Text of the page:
U.S. MID-AMATEUR
Biesecker shoots down first two foes at Shadow Hawk September 19, 2011 By Stuart Hall

Nicholas Biesecker prefers hunting over golf, but he's doing his best to shoot down the competition at this week's U.S. Mid-Amateur. (Steven Gibbons/USGA)

Richmond, Texas — Nick Biestecker’s golf backstory is not unlike many others in the field for the 31st U.S. Mid-Amateur Championship.

He picked up the game at a young age (8) and was influenced by a family member (great uncle Roland Garmon); played collegiately (Southern Methodist University) and briefly as a professional (mostly Monday qualifiers) before being re-instated as an amateur (October 2007); and is now enjoying success at the state and regional amateur level.

But don’t expect to find Biestecker playing casual weekend rounds. 

"I would probably like to bird hunt — whether it's goose, duck or pheasant — than play [golf]," he said. "I play golf to compete, that's what is so much fun about this. I'm not one to go out and play a four- or five-hour round on a Saturday morning. There are too many other things I like to do as much. But I like this competition and what it does to you. I can stand to be mediocre at hunting or fishing, but in golf I can't. [When] I make a bogey, I know I should have done better."

Biestecker is not joking about the hunting, either. Next month the 35-year-old Staunton, Va., resident is headed to South Dakota for the first time to hunt pheasant.

"Check back with me on that, I may have a few stories to tell afterward," said Biestecker, who is a Ducks Unlimited committee chairman. "I can't wait."

By reaching the third round of the U.S. Mid-Amateur at Shadow Hawk Golf Club, Biestecker is in the hunt for amateur golf's version of big game. After defeating Gavin Parsons (2 and 1) and Mark Miller (4 and 3) in the opening two rounds, Biestecker was scheduled to meet reigning two-time champion Nathan Smith, who has won a record 14 straight matches, in the third round Tuesday afternoon.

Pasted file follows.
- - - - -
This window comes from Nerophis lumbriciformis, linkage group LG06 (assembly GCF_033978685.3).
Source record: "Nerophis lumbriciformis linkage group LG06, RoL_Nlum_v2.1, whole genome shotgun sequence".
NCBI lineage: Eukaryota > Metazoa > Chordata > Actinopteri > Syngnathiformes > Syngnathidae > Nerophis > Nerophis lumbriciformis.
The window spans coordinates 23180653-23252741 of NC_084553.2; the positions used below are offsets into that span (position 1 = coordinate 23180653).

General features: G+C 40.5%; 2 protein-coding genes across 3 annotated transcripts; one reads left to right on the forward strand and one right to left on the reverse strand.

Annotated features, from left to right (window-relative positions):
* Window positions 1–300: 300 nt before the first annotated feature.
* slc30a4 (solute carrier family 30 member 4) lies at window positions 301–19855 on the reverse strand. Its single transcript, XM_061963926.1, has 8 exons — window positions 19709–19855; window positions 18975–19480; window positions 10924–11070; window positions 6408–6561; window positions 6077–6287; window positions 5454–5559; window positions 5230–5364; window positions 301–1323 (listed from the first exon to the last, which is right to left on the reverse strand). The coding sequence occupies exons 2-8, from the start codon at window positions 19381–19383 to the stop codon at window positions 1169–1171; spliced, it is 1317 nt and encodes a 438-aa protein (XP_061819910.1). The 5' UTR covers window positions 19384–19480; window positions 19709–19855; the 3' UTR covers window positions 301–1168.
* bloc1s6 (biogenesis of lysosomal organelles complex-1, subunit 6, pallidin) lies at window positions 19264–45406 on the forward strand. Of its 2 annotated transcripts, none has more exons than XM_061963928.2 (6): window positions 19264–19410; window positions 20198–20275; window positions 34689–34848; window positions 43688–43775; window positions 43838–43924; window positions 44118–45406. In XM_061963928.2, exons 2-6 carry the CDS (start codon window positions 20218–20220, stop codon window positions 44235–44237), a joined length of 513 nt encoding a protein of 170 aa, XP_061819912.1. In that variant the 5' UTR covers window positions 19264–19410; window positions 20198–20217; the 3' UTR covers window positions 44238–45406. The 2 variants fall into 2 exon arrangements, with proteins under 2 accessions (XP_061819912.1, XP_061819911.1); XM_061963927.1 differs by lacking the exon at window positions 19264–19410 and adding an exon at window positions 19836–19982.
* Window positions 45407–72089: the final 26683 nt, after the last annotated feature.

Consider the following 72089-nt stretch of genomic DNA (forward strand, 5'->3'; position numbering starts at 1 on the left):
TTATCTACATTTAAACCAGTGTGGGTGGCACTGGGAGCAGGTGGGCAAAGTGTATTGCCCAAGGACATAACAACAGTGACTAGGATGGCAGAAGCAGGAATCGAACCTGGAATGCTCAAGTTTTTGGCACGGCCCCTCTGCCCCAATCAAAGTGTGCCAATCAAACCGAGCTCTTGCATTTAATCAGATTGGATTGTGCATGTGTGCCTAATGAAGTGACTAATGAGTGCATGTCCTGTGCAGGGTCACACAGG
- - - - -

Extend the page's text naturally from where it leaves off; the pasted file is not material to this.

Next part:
"I had not touched a club for two weeks before I showed up, not since the [Mid-Am] qualifier," said Biestecker, the winner of the Virginia State Golf Association’s 2008 and 2009 Mid-Amateurs and 2011 Four-Ball Championship. "I probably play a lot less golf than most of the guys in the field here."

Even more unique is that Biestecker, who played for noted swing instructor Hank Haney during his days at SMU, appears to improve his game through osmosis. As an agent for sports management firm Blue Giraffe Sports since 2007, Biestecker has access to such clients as PGA Tour players Jhonattan Vegas, Stuart Appleby, Heath Slocum, Paul Goydos and first-time LPGA Tour winner Lexi Thompson, the 2008 U.S. Girls’ Junior champion and 2010 USA Curtis Cup participant. 

"I think I am a far better player now than I was coming out of college simply because I have the opportunity to be around some of the best players in the world and watch what they do," he said. "And if you watch them, they simplify the game. There is nothing overly complicated about how they play the game. I try to practice by watching them and it's certainly provided me a greater understanding of the game."

Not even that, though, will get Biestecker out on the course more than he wants — unless, of course, he continues to win.

Stuart Hall is a North Carolina-based freelance writer whose work has appeared previously on USGA championship websites.